A spokesperson for the Central Saanich soccer club planning to build a soccer field on farmland says many details remain to be worked out. But Jenn Stevens, a board member of Pacific Soccer Academy FC (PACE FC), also believes the project has a “solid chance of moving forward in some capacity” despite opposition.
Stevens said the non-profit plans to build an all-weather soccer field near the Saanich Fairgrounds on a 10-acre property at 7480 Tomlinson Rd. recently purchased by Harj Nandhra, the club’s long-time community coach. Stevens could not name a specific completion date but hopes for spring or summer of 2021.
“This is very much in the vision phase … the vision is to hopefully by next year, perhaps the summer or spring, have the field up and running. However, again, this is a vision and with all visions, you have to put some sort of time frame on it,” Stevens said.
Plans also call for 150 community garden plots, each of 1,000 square feet.
According to a background briefing from Central Saanich staff, the club contacted the municipality earlier this year about the possibility of installing an artificial turf soccer field and running an academy on the lot zoned for agriculture within the Agricultural Land Reserve (ALR).
Such a move would require approval from the Agricultural Land Commission (ALC) for non-farm use.
Stevens said the club would not be making an application until it has completed a site plan and addressed public concerns about installing a turf field.
“There is a lot of concern and I’d imagine the ALC would have also some concern regarding the turf field and potential pollution,” she said, adding technology has advanced. “There has been a lot of bad PR around turf fields in the Greater Victoria.”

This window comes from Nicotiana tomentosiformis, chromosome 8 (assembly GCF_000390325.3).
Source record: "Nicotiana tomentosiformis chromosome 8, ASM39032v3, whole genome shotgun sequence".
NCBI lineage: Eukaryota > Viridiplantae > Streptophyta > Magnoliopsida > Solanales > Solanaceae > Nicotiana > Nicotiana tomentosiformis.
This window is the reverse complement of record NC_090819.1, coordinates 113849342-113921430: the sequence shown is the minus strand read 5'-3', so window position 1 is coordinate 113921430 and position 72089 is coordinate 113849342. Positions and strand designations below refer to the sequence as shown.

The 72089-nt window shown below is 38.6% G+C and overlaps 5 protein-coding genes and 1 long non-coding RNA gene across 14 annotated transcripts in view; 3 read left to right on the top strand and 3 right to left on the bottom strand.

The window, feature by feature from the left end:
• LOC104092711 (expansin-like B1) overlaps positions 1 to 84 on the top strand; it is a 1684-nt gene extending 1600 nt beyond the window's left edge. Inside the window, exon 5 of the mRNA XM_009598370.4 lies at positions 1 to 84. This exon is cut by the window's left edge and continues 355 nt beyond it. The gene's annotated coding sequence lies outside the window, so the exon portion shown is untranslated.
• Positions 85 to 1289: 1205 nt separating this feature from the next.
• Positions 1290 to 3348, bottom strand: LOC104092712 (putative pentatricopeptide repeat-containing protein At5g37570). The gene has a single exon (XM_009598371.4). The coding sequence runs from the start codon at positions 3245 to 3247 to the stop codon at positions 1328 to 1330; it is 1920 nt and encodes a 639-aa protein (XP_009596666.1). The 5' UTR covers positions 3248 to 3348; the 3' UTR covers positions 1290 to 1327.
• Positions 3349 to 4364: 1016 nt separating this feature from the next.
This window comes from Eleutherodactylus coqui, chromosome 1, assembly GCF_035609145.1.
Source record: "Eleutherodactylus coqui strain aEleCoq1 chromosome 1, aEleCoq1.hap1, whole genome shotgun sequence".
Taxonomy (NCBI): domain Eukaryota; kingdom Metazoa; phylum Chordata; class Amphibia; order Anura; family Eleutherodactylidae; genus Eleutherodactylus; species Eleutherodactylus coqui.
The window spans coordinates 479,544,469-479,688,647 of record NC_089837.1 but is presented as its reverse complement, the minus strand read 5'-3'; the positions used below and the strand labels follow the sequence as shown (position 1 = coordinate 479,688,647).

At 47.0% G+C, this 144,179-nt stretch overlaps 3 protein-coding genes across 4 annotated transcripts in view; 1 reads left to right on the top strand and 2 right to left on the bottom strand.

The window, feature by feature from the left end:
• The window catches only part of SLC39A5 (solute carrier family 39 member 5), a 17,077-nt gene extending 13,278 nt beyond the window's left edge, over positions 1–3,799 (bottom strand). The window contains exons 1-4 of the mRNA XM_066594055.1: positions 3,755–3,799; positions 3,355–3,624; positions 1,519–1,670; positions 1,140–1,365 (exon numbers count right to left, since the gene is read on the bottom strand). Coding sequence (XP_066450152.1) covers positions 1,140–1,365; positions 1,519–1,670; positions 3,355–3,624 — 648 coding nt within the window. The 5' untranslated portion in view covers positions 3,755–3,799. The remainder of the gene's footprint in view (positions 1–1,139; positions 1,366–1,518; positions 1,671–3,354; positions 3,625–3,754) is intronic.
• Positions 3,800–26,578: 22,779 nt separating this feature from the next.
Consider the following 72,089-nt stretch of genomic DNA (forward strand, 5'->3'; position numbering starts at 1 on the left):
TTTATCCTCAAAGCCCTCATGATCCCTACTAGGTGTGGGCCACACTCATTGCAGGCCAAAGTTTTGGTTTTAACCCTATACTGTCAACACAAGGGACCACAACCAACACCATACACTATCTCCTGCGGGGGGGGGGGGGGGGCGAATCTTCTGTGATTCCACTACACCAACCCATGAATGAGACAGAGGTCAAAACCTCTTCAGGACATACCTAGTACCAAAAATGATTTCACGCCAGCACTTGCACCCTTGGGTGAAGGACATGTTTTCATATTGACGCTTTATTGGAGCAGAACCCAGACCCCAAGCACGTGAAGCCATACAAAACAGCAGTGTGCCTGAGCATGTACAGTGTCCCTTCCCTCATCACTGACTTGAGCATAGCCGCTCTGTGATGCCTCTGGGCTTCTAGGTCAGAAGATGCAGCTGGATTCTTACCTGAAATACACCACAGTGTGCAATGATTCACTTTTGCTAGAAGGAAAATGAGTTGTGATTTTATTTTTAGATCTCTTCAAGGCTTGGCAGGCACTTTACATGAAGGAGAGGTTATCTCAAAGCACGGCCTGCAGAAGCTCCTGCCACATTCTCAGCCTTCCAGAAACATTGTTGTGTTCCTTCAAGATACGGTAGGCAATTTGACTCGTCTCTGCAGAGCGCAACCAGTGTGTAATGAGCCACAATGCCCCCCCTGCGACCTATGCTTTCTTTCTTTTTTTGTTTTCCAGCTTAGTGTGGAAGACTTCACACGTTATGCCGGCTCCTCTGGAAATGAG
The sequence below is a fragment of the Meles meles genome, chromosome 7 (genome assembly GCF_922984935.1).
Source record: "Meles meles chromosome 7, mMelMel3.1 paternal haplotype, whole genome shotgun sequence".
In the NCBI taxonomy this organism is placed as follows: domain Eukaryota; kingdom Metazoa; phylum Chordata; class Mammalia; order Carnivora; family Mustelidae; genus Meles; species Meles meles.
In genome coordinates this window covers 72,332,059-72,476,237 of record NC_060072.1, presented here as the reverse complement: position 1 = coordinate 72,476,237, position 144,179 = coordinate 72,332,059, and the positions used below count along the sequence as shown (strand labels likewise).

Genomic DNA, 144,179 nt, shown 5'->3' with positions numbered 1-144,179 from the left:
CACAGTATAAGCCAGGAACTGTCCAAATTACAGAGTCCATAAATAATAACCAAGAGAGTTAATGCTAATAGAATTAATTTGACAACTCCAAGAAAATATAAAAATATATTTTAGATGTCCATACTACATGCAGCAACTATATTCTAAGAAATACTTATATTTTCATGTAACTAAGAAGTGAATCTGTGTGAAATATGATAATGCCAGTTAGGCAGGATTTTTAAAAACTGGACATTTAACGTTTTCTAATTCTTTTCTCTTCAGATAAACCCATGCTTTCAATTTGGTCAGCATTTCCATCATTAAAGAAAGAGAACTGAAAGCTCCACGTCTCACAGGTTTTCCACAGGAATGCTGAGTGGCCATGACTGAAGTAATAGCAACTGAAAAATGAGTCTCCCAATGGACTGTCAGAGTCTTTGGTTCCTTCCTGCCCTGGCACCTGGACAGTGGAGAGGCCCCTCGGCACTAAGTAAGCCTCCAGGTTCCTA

This said, the club remains optimistic about spring 2021 as a possible completion date. “This is the project that we have momentum for and will continue to move forward accordingly following the appropriate steps,” she said.
Comments from a senior official at the Agricultural Land Commission and Central Saanich municipal staff, however, raise some doubts about the project’s viability and timeline.
Martin Collins, director of policy and planning for the ALC, said it would not be fair to comment on a proposal without an application before the ALC. “They’d need an application and then it is a matter that would be adjudicated within the ALC’s mandate to preserve farmland and encourage farming, and then we will see what happens if they actually go ahead with it.”
When asked about the commission’s view on all-weather fields, Collins said if commission members were to find a rationale for a playing field, they would not want it to be irreversible. “[But] my understanding is that a modern all-weather field is essentially a paved parking lot covered with fake grass and rubberized pellets.”
Looking at the club’s proposed timeline, Central Saanich staff pointed to the potential lengthy nature of any application.
It would start with a submission to the ALC, which would forward the application to Central Saanich where processing time would be about four months. Once before council, its members could either deny the application or return it to the ALC for consideration with any comments or recommendations from the municipality.
At least another six months could pass before ALC renders its decision. Should the ALC approve a non-farm use application, Central Saanich councillors would need to consider issuing a temporary use permit or rezone the lot.
The proposal also faces public opposition in the form of a petition launched late last month.
“We value our ALR for food security, a quiet area, a safe road for horses and pedestrians,” it reads.
While the petition calls community recreation and sports facilities “valuable,” the proposed location is inappropriate.
The petition with some 700 signatures as of Tuesday afternoon also accuses the club of being less than transparent.
Steven said the club does not plan to remove land from the ALR, adding that it could be used again for agriculture in the future.
As for food security, she points to the proposed community garden plots.
She acknowledges that the project faces “some obstacles,” but nonetheless strikes a positive note.
“I don’t think they are insurmountable.”
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